Report on Asosan (Japan) — November 1994
Bulletin of the Global Volcanism Network, vol. 19, no. 11 (November 1994)
Managing Editor: Richard Wunderman.
Asosan (Japan) Minor phreatic activity from crater lake
Please cite this report as:
Global Volcanism Program, 1994. Report on Asosan (Japan). In: Wunderman, R (ed.), Bulletin of the Global Volcanism Network, 19:11. Smithsonian Institution. https://dx.doi.org/10.5479/si.GVP.BGVN199411-282110.
32.884°N, 131.104°E; summit elev. 1592 m
All times are local (unless otherwise noted)
During November, no eruptive activity took place at Crater 1. Water and gas ejection from a pool of water on the crater floor was observed on 5 days in November (specifically, 2, 3, 6, 27 and 28 November). Tremor amplitude registered at a seismic station 800 m W of the crater was not greater than 0.5 µm, but in December the amplitude began to rise.
Geologic Background. The 24-km-wide Asosan caldera was formed during four major explosive eruptions from 300,000 to 90,000 years ago. These produced voluminous pyroclastic flows that covered much of Kyushu. The last of these, the Aso-4 eruption, produced more than 600 cu km of airfall tephra and pyroclastic-flow deposits. A group of 17 central cones was constructed in the middle of the caldera, one of which, Nakadake, is one of Japan's most active volcanoes. It was the location of Japan's first documented historical eruption in 553 AD. The Nakadake complex has remained active throughout the Holocene. Several other cones have been active during the Holocene, including the Kometsuka scoria cone as recently as about 210 CE. Historical eruptions have largely consisted of basaltic to basaltic-andesite ash emission with periodic strombolian and phreatomagmatic activity. The summit crater of Nakadake is accessible by toll road and cable car, and is one of Kyushu's most popular tourist destinations.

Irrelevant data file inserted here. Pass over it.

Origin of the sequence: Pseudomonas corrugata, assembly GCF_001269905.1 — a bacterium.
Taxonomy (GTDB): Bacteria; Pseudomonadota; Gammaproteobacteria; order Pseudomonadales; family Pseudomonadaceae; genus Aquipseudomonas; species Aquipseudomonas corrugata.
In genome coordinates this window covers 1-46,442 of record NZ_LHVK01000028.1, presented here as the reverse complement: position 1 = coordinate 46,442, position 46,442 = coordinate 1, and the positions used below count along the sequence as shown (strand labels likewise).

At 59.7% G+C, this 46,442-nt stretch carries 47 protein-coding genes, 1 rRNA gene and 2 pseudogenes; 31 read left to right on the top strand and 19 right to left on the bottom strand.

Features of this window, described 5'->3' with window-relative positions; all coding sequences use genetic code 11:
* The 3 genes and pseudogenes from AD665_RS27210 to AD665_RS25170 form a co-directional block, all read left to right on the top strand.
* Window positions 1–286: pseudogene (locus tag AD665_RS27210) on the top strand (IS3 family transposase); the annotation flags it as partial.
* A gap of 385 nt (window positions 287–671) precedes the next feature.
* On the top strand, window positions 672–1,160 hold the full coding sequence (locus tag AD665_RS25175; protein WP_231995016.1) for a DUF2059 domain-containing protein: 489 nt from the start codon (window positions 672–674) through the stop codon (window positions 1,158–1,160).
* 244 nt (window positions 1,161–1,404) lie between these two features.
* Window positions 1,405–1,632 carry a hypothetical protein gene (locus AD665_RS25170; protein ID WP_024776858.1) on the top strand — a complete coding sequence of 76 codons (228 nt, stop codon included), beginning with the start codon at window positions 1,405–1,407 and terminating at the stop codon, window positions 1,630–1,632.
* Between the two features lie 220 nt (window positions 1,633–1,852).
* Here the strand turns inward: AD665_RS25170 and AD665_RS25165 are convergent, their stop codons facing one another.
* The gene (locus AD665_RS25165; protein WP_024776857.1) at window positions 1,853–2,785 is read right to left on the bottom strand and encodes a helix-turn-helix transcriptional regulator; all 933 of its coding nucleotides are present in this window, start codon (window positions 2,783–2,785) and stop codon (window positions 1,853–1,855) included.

Information Contacts: JMA.